There is a recent article, in which magazine I unfortunately can't remember, about a study called the "Trout Beautiful" project. In summary, a fisheries biologist examined the diet of hatchery-raised trout and found something missing: COPPER. Insects use copper instead of iron in their "blood" to help disperse oxygen thoughout their body. As a consequence, most insect "blood" is actually light blue in color (I discovered this during my graduate entomology studies). Well, the biologist deduced that copper was missing from the hatchery food and decided to formulate a diet that included copper salts (in appropriate amounts). Guess what happened when he fed this to hatchery rainbows? They grew nice full fins and colored up brilliantly, very similar to wild fish! Sadly, the hatchery managers didn't want to hear that they had been doing something WRONG for decades and this information was not widely distributed. However, it makes a strong point for dietary influence on the colors of fish, much as David said in his post above.

I used to fish (and need to start again!) a small stream east of Marshall, MI called Rice Creek. A fly shop owner in East Lansing (I was going to MSU in for my M.S. in entomology at the time) told me about it, and said that brown trout were stocked as "fingerlings" (I'm guessing 3-4"). I fished there regularly during the summer of '91 after I finished school with much success (MAJOR caddis hatches, plus hopper imitations). The browns I caught out of there had bright lemon yellow bellies and I do think red spots as well - they sure didn't look like they came from a hatchery! (I think there may have been issues with natural reproduction - it was a bit warm and silty.) Take a hatchery fish and let it feed on insects for a few years, and it looks just like a wild fish. Good fighters, too! And they would leap clear of the water to grab caddis on the wing during heavy hatches - I once saw a cloud of caddis ten feet wide, three feet thick, and a QUARTER OF A MILE LONG on that stream! I plan on going back before the summer is over - I need to tie up some hoppers and White Wulffs, not to mention elkhair caddis!

Concerning the genetic variation of brown trout: since the species (or species complex?) is found in the wild from Ireland to Afghanistan, it make obvious sense that there is a WIDE range in sizes, shapes, and colors. As I mentioned in a previous post, James Prosec's book Trout of the World very nicely illustrates much of this variation (it even includes a full-color poster!). Check it out sometime, guys!

Hey, variety is the spice of life...

No matter how big the one you just caught is, there's always a bigger one out there somewhere...
WbranchAugust 26th, 2007, 11:41 am
York & Starlight PA

Posts: 2733
"For the most part, the first thing we look at is fin wear. Recently stocked hatchery trout will have some degree of fin wear, particularly the caudal (tail), pectoral and dorsal fins."

In my experience these characteristics are very evident on stocked trout, especially recently stocked fish. Caudal wear is quite apparent from the fish beating their tails against the concrete rearing pens. Some states perform pectoral fin clipping. PA pectoral fin clips most of their stocked brown trout. NY used to fin clip steelhead fingerlings so it was easy to discern between stocked steelhead and resident lake rainbows that followed the salmon upstreaam in the Fall.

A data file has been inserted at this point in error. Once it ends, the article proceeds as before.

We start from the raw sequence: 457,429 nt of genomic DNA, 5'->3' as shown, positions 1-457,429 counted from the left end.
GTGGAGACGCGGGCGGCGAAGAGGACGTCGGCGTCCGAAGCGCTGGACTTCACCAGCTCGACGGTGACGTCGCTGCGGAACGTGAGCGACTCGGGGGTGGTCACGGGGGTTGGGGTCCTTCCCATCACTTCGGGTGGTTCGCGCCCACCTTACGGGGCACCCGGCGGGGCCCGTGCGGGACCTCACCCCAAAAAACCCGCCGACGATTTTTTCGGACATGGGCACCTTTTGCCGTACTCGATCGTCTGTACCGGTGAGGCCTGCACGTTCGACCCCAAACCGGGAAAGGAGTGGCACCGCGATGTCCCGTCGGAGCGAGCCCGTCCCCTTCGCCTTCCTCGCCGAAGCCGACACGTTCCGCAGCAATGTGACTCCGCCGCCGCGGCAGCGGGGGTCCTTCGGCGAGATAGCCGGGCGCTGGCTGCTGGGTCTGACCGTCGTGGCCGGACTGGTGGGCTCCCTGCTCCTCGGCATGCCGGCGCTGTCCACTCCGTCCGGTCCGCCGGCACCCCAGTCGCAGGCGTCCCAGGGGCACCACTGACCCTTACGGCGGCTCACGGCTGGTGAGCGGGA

I do think though that the longer a stocked fish is in the river the harder it is to figure out the origin. Although if the pectoral fin has been clipped it seldom ever grows back normally. Even if the coloration and shape seems like a wild fish the fin is often stunted or a little nub. People say the West Branch of the Delaware is not stocked and that may be true but both NY and PA stock browns and rainbows in tributaries of this river and I've caught many little 6" - 8" fin clipped brown trout this season on the WB. Just my 2 cents.
Catskill fly fisher for fifty-five years.
SmallstreamAugust 28th, 2007, 11:05 am
State College, PA

Posts: 103
what gonzo said above is pretty interesting, so the brookie is not the most gullable fish out there, I agree, in fact it is my opinion that maybe small brookies are gullable and live up to their reputation but the larger ones I think are pretty darn hard to catch especially if they are wild. Think about it, how many 12 inch browns have you guys caught, I would think a lot, mow how many 12 inch brook trout have you guys caught, probably not so many, I know I can count how many brook trout that big I have caught on one hand in my whole life.
FwolApril 26th, 2012, 1:00 pm

Posts: 3
All i ever catch is stocker trout.where i live .and they always seem to have a deformaty.usually the front fins are very small or just nubs,i think its the pellets that they're far as i know they fight just as hard as a native if they're in a creek or river.any way i dont think that natives have deformaties
Fishin Trouties
WbranchApril 26th, 2012, 1:28 pm
York & Starlight PA

Posts: 2733
Fwol wrote;

"usually the front fins are very small or just nubs,i think its the pellets that they're fed"

Typically when you see trout that have very short, small, or nubs for pectoral fins it is because that is how many state hatcheries identify trout that they stock into streams, rivers, and lakes. I'm sure some of the other fellows on this forum can explain exactly why the pectoral fins are amputated. I think it might help them differentiate between trout stocked from one year to the next. They might clip the left pectoral fin this year and in 2013 they will clip the right pectoral fin.

In my opinion wild trout fight better than most any stocked trout but that might have to do with the water temperature, flow rate, and what the trout are consuming.

You mention that you live in Idaho - I don't know very much about Idaho other that there are many wild trout streams and rivers throughout the entire state. Where do you live specifically?
Catskill fly fisher for fifty-five years.
KeystonerMay 9th, 2012, 1:43 pm
Eugene, OR - formerly Eastern PA

Posts: 145
My understanding, is that here in Oregon, all hatchery fish have a clipped adipose fin. Therefore, if you see an adipose fin there's a pretty good chance you've got a wild child. If it's just a scar, your looking at hatchery fare.
"Out into the cool of the evening, strolls the Pretender. He knows that all his hopes and dreams, begin and end there." -JB
OldredbarnMay 11th, 2012, 11:27 am
Novi, MI

Posts: 2608
How to tell wild trout from hatchery trout

I usually ask to see their passport, "Reise Karte, bitte". (This applies primarily to the "German" Brown Trout population who are all immigrants anyway...;)

"Even when my best efforts fail it's a satisfying challenge, and that, after all, is the essence of fly fishing." -Chauncy Lively

"Envy not the man who lives beside the river, but the man the river flows through." Joseph T Heywood